Abstract: Whenever a reform takes place in the field of education, questions arise concerning implementation of the change in classrooms. The current educational shift to the Common Core State Standards (CCSS) Initiative, proposed and adopted in 45 states is no different. The CCSS were created to prepare students to become more college and career-ready in both English Language Arts and Mathematics. In preparation for teaching the CCSS, educators from districts across Idaho are and will continue to participate in professional development training, developing an understanding of what has been deemed the ICS (Idaho Core Standards)–including becoming familiar with the architecture and then creating various unit plans for implementation. The purpose of this study was to measure one part of teachers’ personal agency beliefs–the context (environmental) beliefs–that might support teachers’ implementation of the ICS. It was concluded that, on average, participants had high context belief scores, indicating that they believed their environments were supportive of and responsive to ICS implementation.
Abstract: Ever advancing trends in technology, and implemented in educational settings, inspired the current study, which examined the impact, on comprehension, of note-taking method. 72 undergraduate participants, aged 18-26, viewed a projected documentary in a classroom setting and took notes for a later assessment via either paper or computer keyboard. The Mann-Whitney U (Ryan & Joiner, 2001) showed a significant difference between the test scores produced via typed notes and written notes (p = .006). Experimental and survey results converge and dictate that the best and preferred practice for student note taking is writing.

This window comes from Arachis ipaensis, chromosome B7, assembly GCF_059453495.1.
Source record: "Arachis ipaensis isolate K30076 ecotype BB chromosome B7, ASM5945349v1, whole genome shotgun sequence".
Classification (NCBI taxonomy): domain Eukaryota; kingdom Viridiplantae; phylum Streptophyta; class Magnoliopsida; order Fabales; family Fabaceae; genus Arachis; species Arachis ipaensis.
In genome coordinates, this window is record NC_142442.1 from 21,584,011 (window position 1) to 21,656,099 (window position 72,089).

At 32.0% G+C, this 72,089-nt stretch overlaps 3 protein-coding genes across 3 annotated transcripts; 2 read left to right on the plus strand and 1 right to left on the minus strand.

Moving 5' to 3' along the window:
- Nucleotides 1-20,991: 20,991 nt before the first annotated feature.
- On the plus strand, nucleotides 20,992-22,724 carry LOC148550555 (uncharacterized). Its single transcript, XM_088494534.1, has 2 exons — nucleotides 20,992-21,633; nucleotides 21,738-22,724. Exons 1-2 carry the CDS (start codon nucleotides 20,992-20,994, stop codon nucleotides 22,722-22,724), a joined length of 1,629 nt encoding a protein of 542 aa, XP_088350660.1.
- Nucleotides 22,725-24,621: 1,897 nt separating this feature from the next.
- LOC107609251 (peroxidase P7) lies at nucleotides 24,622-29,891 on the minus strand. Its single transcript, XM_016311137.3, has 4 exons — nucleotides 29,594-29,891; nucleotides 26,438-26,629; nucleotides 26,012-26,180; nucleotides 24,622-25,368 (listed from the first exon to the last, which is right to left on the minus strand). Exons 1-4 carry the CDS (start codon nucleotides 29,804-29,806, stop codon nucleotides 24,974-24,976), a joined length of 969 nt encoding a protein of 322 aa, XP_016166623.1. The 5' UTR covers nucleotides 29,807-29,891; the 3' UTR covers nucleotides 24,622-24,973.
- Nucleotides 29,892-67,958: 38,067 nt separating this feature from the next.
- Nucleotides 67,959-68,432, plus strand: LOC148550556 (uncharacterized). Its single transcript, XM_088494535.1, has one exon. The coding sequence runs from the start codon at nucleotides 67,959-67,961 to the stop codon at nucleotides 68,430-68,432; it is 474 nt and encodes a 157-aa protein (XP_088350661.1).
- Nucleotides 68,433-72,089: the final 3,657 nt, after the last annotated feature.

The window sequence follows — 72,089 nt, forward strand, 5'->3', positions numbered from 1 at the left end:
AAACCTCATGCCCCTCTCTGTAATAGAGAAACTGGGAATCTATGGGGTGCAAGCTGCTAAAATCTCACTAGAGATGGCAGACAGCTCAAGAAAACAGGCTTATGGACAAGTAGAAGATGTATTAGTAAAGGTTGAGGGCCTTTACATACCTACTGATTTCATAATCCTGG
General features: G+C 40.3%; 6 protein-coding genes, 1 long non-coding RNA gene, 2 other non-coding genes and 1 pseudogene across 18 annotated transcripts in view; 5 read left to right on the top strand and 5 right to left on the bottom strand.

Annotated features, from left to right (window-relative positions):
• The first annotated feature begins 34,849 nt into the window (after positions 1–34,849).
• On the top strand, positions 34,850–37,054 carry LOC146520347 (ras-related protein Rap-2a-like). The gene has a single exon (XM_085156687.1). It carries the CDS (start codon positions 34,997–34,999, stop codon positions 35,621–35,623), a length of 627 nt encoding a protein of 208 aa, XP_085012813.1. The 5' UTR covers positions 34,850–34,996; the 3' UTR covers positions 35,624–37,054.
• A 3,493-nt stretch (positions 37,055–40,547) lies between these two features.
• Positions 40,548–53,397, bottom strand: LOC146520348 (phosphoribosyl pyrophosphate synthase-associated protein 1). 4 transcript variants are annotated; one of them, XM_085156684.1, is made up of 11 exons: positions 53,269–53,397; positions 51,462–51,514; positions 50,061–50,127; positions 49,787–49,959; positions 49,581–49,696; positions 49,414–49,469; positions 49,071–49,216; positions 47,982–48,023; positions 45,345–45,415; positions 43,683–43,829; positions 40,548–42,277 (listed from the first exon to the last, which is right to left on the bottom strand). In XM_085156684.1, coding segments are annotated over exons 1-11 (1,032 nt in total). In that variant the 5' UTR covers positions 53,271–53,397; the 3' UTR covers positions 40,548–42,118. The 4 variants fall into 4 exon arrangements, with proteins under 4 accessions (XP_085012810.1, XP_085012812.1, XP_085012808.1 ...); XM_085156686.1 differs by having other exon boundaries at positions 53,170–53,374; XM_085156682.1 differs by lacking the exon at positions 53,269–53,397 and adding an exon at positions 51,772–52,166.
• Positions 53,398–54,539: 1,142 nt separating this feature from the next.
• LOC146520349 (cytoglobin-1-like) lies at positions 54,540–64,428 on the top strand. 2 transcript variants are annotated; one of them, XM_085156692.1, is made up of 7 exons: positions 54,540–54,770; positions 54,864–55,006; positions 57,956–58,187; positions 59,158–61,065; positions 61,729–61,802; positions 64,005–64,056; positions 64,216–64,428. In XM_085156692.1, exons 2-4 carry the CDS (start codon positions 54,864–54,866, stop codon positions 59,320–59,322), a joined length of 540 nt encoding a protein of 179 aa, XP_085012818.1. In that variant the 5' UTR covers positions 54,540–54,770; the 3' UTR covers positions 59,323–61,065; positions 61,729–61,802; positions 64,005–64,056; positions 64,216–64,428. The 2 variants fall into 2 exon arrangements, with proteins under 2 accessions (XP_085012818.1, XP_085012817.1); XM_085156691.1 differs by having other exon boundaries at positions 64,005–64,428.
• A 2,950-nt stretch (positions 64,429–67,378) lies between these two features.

Abstract This research questions how increasing the awareness of college students on topics such as military action and foreign relations affects how the United States conducts peacekeeping. Although there is much research available on topics such as the growing disconnect between the military in America and civil society and the media’s influence over public opinion, there is very little information on how these issues have influenced each other, how they have affected our youth, and how peacekeeping operations are conducted throughout the world. How have we gotten to where we are today in terms of peacekeeping and what can we do to improve those conditions? To discover how college students view peacekeeping, a survey was made available on survey monkey in which students answered questions about what they thought would be the most successful forms of peacekeeping, and why or why not they thought education should be increased on this topic. The survey received very positive feedback, with unanimous support for increasing education for a variety of reasons. These findings reveal the need for more research and more action regarding increasing awareness of college students on military and foreign affairs.